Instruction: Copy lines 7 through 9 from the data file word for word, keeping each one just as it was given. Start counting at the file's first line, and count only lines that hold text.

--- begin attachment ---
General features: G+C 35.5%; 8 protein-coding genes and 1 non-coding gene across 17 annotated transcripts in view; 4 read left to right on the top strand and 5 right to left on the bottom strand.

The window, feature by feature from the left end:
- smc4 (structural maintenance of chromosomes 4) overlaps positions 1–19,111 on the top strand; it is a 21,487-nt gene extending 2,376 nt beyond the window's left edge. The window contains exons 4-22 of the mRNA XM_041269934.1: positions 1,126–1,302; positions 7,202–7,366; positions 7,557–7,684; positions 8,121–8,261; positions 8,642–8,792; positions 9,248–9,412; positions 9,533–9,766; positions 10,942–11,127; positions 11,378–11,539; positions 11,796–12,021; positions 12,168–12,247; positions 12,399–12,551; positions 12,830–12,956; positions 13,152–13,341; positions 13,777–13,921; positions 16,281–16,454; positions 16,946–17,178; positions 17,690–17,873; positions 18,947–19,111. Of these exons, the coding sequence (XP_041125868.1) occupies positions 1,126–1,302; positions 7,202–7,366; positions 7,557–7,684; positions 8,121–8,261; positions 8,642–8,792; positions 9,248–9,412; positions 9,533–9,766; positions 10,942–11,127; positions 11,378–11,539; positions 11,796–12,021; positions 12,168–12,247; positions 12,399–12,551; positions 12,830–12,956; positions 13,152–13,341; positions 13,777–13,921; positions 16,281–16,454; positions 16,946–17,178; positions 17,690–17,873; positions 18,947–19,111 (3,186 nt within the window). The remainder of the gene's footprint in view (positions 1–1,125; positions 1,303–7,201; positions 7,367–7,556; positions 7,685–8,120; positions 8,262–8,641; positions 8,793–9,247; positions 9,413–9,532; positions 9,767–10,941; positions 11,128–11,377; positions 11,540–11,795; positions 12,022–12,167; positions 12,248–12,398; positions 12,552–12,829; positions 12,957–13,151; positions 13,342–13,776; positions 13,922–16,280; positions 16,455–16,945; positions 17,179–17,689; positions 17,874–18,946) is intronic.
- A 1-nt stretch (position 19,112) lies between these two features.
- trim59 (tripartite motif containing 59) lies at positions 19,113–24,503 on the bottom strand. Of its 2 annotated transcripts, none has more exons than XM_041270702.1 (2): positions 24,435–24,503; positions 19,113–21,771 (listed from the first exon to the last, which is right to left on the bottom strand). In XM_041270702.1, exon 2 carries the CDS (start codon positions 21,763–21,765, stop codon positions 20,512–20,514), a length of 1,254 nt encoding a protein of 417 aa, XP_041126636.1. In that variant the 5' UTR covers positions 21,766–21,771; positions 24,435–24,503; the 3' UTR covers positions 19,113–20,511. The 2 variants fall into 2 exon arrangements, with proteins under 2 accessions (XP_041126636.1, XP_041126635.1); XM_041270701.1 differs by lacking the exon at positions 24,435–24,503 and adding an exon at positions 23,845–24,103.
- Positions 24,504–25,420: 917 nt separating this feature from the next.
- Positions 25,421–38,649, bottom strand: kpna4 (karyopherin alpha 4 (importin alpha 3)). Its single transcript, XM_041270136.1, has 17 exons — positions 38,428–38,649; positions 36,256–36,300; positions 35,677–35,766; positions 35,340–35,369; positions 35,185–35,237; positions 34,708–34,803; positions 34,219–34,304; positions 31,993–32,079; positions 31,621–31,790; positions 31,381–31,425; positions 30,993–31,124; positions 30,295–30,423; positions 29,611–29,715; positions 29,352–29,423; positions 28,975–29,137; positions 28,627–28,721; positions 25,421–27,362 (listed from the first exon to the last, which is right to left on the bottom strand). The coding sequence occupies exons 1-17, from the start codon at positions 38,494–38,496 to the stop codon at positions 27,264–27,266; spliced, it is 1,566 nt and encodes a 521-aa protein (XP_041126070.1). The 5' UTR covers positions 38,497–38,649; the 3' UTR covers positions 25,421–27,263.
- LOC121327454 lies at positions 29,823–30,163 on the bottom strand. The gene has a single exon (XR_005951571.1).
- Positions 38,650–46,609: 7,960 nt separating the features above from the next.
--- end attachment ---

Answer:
- Positions 25,421–38,649, bottom strand: kpna4 (karyopherin alpha 4 (importin alpha 3)). Its single transcript, XM_041270136.1, has 17 exons — positions 38,428–38,649; positions 36,256–36,300; positions 35,677–35,766; positions 35,340–35,369; positions 35,185–35,237; positions 34,708–34,803; positions 34,219–34,304; positions 31,993–32,079; positions 31,621–31,790; positions 31,381–31,425; positions 30,993–31,124; positions 30,295–30,423; positions 29,611–29,715; positions 29,352–29,423; positions 28,975–29,137; positions 28,627–28,721; positions 25,421–27,362 (listed from the first exon to the last, which is right to left on the bottom strand). The coding sequence occupies exons 1-17, from the start codon at positions 38,494–38,496 to the stop codon at positions 27,264–27,266; spliced, it is 1,566 nt and encodes a 521-aa protein (XP_041126070.1). The 5' UTR covers positions 38,497–38,649; the 3' UTR covers positions 25,421–27,263.
- LOC121327454 lies at positions 29,823–30,163 on the bottom strand. The gene has a single exon (XR_005951571.1).
- Positions 38,650–46,609: 7,960 nt separating the features above from the next.